This week we’re taking a look at Krzysztof Kieślowski’s celebrated “Three Colours” Trilogy. We’ll be publishing reviews on Tuesday, Wednesday and Thursday, so check back and sound off.
There’s a general critical consensus that Three Colours White represents the weakest instalment in Krzysztof Kieślowski’s Three Colours Trilogy. I have to admit, it’s not a position that I disagree with. It’s not a bad film by any stretch (it’s quite a good one), but it never reaches quite the same levels of depth and development that the two films bookending the trilogy attain so easily. When I was younger, I could never quite put my finger on why that might be, but – as I got older – I think I might have figured out why this instalment leaves me cold.
I don’t mind the rather sudden genre-shift that Kieślowski pulls here, moving away from the serious tragedy of the first film into something approaching black comedy. There are moments when the film is darkly hilarious, such as when Karol Karol’s plan to smuggle himself into Poland in a suitcase backfires horribly, with a bunch of criminals hijacking his luggage and knocking the stuffing out of him. Karol’s character arc in the first half hour of the film is the very definition of “it can’t get worse!” as he finds himself divorced, penniless, framed for a crime, hired as a contract killer, shipped home in a briefcase and beaten brutally.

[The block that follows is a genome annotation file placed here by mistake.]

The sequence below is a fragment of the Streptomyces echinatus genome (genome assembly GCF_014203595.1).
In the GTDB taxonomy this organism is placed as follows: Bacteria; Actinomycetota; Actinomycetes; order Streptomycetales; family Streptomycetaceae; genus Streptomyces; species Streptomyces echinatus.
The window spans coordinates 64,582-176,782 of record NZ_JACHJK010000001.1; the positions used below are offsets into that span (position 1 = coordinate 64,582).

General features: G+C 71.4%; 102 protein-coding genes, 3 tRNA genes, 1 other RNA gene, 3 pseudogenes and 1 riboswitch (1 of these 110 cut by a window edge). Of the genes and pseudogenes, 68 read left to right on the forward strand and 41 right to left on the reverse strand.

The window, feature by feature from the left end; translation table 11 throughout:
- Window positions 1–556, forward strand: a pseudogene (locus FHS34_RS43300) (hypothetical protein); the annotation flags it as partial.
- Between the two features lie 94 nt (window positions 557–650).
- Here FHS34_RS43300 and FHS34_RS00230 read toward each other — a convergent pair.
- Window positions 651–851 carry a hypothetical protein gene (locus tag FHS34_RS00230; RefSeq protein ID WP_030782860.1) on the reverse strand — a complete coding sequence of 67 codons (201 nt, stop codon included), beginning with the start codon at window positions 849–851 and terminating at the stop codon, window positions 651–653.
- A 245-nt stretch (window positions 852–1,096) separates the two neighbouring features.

I also love the idea of a character traveling via suitcase. Peter Bradshaw, the film critic with The Guardian, once observed that the films were “set somewhere which looks like the real world, but isn’t” – and I think the suitcase is perhaps the best illustration of this sort of absurdity. (The strange crossovers and recursive nature of the narrative in Three Colours Red also allude to the fact that this is a very strange little universe the Polish director has constructed.) There are nice moments to be found in the film for sure.
In fact, while I’d argue that Kieślowski’s direction isn’t as pitch-perfect here as it is in the other two films, it’s still fantastic. Sure, white doesn’t seem to work as well saturating a frame as blue or red would (with the clouds often seeming almost grey and speckles of black dirty peering out from beneath the snow), but Kieślowski has a fantastic grip on technique. He has a beautiful ability to unity imagery and soundtrack to create a fully-functional “whole”, meaning that the films never fail to look and sound absolutely fantastic.
There’s one shot in particular here, as Karol spies on his ex-wife Dominique, where her apartment window is revealed to be beside a giant billboard for a Jean-Luc Goddard film starring Brigitte Bardot. Even if it wasn’t a nice acknowledgement of the director who gave actress Julie Delpy her big break into film, casting her in Detective, it’s still a lovely shot that perfectly capture’s Karol’s perspective on the woman who he loves.
Still, there are some fundamental problems with the film. The first seems to be the fact that the theme of “equality” seems to lack the resonance that “liberty” and “fraternity” have as part of this trilogy. Kieślowski suggests that true “liberty” requires a great measure of “independence”, in sharp contrast to the healthier “co-dependence” of “fraternity.” The two films contrast particularly well. However, while Kieślowski does find a particularly bitter twist on the revolutionary ideal of “equality”, it never seems to fit that broadly with the other two films.